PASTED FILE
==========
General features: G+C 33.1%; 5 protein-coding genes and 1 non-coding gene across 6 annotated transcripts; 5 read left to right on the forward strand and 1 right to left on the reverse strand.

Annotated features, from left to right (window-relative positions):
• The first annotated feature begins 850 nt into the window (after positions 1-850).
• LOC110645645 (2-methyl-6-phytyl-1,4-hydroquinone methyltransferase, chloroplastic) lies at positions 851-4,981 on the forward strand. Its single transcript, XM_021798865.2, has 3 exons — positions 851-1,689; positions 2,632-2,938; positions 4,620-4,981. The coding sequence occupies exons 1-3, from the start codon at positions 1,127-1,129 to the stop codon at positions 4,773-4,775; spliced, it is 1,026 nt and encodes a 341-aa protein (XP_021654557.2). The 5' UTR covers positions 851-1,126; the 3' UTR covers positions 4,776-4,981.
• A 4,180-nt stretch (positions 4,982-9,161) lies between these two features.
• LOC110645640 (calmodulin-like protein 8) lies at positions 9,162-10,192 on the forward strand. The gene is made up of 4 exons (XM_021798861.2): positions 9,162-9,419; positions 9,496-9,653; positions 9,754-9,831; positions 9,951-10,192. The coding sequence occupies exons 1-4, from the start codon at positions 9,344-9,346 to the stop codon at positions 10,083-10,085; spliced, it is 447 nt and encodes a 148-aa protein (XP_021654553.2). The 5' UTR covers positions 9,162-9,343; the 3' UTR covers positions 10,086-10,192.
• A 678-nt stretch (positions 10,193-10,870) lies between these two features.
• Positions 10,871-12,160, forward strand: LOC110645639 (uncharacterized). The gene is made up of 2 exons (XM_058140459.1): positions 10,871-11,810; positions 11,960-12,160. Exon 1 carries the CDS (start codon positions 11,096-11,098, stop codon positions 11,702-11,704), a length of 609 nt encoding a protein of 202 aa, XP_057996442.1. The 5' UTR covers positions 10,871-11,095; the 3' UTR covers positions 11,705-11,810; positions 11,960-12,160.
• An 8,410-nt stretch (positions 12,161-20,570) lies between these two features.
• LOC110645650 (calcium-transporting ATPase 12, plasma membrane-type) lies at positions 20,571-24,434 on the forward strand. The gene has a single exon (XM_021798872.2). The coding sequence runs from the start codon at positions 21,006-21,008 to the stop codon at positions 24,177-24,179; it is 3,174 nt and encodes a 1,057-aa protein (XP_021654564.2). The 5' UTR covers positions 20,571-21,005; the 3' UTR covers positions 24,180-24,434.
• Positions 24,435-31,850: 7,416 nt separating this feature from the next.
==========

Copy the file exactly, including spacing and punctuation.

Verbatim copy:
General features: G+C 33.1%; 5 protein-coding genes and 1 non-coding gene across 6 annotated transcripts; 5 read left to right on the forward strand and 1 right to left on the reverse strand.

Annotated features, from left to right (window-relative positions):
• The first annotated feature begins 850 nt into the window (after positions 1-850).
• LOC110645645 (2-methyl-6-phytyl-1,4-hydroquinone methyltransferase, chloroplastic) lies at positions 851-4,981 on the forward strand. Its single transcript, XM_021798865.2, has 3 exons — positions 851-1,689; positions 2,632-2,938; positions 4,620-4,981. The coding sequence occupies exons 1-3, from the start codon at positions 1,127-1,129 to the stop codon at positions 4,773-4,775; spliced, it is 1,026 nt and encodes a 341-aa protein (XP_021654557.2). The 5' UTR covers positions 851-1,126; the 3' UTR covers positions 4,776-4,981.
• A 4,180-nt stretch (positions 4,982-9,161) lies between these two features.
• LOC110645640 (calmodulin-like protein 8) lies at positions 9,162-10,192 on the forward strand. The gene is made up of 4 exons (XM_021798861.2): positions 9,162-9,419; positions 9,496-9,653; positions 9,754-9,831; positions 9,951-10,192. The coding sequence occupies exons 1-4, from the start codon at positions 9,344-9,346 to the stop codon at positions 10,083-10,085; spliced, it is 447 nt and encodes a 148-aa protein (XP_021654553.2). The 5' UTR covers positions 9,162-9,343; the 3' UTR covers positions 10,086-10,192.
• A 678-nt stretch (positions 10,193-10,870) lies between these two features.
• Positions 10,871-12,160, forward strand: LOC110645639 (uncharacterized). The gene is made up of 2 exons (XM_058140459.1): positions 10,871-11,810; positions 11,960-12,160. Exon 1 carries the CDS (start codon positions 11,096-11,098, stop codon positions 11,702-11,704), a length of 609 nt encoding a protein of 202 aa, XP_057996442.1. The 5' UTR covers positions 10,871-11,095; the 3' UTR covers positions 11,705-11,810; positions 11,960-12,160.
• An 8,410-nt stretch (positions 12,161-20,570) lies between these two features.
• LOC110645650 (calcium-transporting ATPase 12, plasma membrane-type) lies at positions 20,571-24,434 on the forward strand. The gene has a single exon (XM_021798872.2). The coding sequence runs from the start codon at positions 21,006-21,008 to the stop codon at positions 24,177-24,179; it is 3,174 nt and encodes a 1,057-aa protein (XP_021654564.2). The 5' UTR covers positions 20,571-21,005; the 3' UTR covers positions 24,180-24,434.
• Positions 24,435-31,850: 7,416 nt separating this feature from the next.